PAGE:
Or driving them each to sports practice

Somehow, she got them everywhere.


They all laughed at her “mix and jiggle”

When at the counter she was

Mixing up cookies or pastries

Away flew her arm and her butt!


Those children, they blessed her with grandkids

Even step and great grandchildren too

And all of those that she adopted

From the neighbors or down at the schools.


For years she worked at District 50

A school secretary and so very much more

Known for always cheering up grumpies

And playing pranks on co-workers and more


She was such a great people person

Who loved to quilt and to knit and to sew

She was always part of some great group

For she loved them and helped them to grow.


Her family always came first though

And her church it was not far behind

Cleaning and doing their bookwork

Was just part of her daily grind.


Putting on plays and shows about talent

Her humor rivaling Carol Burnett

She even danced with a mannequin

And her Curly enjoyed that a bit.


Her talent was playing the washboard

Slider whistle, the symbols and horn

While Curly twanged on the hand saw

And for Sue the gutbucket was borne.


Songs were always being made up

As she had one for every occasion

Like while camping with family in Red Feather

Or to cheer up a precarious situation.


A resilient outdoors type person

“For I am a farm girl,” she claimed

As strong as an ox, she was leaned on

Near sainthood those close had proclaimed.


Then Alzheimer’s came and took over

Her mind and our lives had been robbed

It took away much of those memories

As we all stuck together and sobbed.


But her faith, it never did falter

As she walked and talked with her Lord

Praying that He take her peaceful

By her choice and of her full accord.


So we offer our thanks up to Thee, Lord

For taking her peacefully to Thee

And for providing the rain and the Sunshine

With which to grow all of those apple seeds.



~ Pamela K. Pfertsh

 © December 6, 2013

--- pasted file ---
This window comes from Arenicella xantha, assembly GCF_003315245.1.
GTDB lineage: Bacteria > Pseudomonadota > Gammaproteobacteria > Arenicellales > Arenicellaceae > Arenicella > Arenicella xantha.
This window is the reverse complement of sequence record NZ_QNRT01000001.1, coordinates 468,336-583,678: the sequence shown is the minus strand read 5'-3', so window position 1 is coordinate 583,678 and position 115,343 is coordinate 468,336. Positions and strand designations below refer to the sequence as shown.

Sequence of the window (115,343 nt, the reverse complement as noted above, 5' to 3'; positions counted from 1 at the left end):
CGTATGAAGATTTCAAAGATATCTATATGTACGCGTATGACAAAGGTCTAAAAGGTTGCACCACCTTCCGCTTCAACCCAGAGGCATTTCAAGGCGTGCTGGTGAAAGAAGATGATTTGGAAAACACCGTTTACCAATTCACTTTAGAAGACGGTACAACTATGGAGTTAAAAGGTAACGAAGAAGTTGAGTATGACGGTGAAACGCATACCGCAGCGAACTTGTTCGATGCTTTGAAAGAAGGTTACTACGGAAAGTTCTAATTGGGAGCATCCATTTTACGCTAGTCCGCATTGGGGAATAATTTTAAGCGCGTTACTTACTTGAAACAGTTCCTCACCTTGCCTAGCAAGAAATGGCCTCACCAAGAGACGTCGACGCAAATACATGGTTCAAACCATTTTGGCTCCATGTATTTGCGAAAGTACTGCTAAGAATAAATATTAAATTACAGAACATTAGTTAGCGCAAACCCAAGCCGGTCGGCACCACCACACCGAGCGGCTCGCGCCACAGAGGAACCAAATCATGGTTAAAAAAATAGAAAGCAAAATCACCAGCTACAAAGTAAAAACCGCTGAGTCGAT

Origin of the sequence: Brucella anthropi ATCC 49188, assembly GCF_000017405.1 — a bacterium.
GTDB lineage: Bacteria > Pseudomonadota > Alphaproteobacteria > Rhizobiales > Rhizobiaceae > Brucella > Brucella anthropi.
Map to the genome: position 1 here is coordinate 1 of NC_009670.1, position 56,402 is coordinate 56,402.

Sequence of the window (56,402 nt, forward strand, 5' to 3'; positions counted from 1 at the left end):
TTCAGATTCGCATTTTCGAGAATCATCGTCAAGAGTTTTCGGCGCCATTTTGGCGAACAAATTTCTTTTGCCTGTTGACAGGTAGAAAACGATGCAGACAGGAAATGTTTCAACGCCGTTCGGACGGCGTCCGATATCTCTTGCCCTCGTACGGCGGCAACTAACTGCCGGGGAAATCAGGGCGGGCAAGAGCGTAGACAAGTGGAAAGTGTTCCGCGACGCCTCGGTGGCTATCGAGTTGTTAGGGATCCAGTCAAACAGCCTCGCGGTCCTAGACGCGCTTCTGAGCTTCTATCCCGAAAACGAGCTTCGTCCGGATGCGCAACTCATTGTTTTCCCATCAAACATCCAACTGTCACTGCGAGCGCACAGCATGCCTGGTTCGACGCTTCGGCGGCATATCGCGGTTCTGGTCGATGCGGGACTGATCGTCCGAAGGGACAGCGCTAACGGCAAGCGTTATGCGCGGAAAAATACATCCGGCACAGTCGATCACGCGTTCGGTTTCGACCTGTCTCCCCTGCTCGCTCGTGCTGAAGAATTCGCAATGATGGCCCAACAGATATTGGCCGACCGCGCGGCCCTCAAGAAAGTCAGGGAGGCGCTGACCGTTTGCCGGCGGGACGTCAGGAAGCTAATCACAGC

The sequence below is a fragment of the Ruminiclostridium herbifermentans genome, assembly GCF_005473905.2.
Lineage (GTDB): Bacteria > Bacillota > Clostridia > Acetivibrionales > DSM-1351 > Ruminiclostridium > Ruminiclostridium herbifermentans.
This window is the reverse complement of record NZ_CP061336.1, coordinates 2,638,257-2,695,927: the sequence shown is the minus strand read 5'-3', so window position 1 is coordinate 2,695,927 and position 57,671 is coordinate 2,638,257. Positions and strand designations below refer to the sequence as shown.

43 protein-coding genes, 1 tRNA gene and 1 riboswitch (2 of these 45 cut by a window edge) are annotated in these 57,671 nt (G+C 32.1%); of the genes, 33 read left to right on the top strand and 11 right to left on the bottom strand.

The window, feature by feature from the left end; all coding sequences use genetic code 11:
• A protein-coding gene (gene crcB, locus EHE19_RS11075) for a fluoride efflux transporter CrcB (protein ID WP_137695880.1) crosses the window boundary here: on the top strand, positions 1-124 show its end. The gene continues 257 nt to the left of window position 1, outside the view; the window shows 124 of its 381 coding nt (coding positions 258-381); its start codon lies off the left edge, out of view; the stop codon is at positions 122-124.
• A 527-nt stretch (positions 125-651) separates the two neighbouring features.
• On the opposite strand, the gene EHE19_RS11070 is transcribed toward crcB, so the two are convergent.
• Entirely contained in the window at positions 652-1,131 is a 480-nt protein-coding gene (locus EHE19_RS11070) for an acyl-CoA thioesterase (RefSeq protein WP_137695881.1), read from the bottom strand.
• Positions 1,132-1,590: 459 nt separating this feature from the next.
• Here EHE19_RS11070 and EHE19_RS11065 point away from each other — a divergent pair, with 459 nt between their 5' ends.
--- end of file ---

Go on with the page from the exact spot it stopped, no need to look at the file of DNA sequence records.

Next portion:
Read Full Post »

Whispers of Wisdom

We want to tell you we love you

Though we know we must say goodbye

And that we will all miss you dearly

Each trying our best not to cry.


We will never forget all our talking

Of your voice, we each hear the sound

And how happy you were then to see us

When each of us finally came ‘round.


Your worries, our road to salvation

And for knowing our Savior we thank you

But with Him we know we’ll have guidance

Through this, that we know we must do.


We know you will always be with us

Freddy, Danny, Jim, Jenny and me.

No proof of this needs to be shown us

For we know right where you will be.


Mom, our hearts right now are in question

As we ponder our life’s loss of you

And the steps taken in our tomorrows

Make us feel like we’ve not got a clue.


We hope that you will always watch over us

And with Jesus be our guiding light

Giving us strength when we need it

To help us in this endless fight.


Our guardian angel you are, Mom

Sitting on each of our shoulders

Whispering to us your wisdom

Guiding us as we get older.


We don’t want to say our goodbyes yet

Though we know you will meet us one day

And we’ll pick up right there where we left off

Before you went with Jesus that day.


~ Sean Sakach and Pamela K. Pfertsh

© October 8, 2013

Read Full Post »

Rosemary’s Poem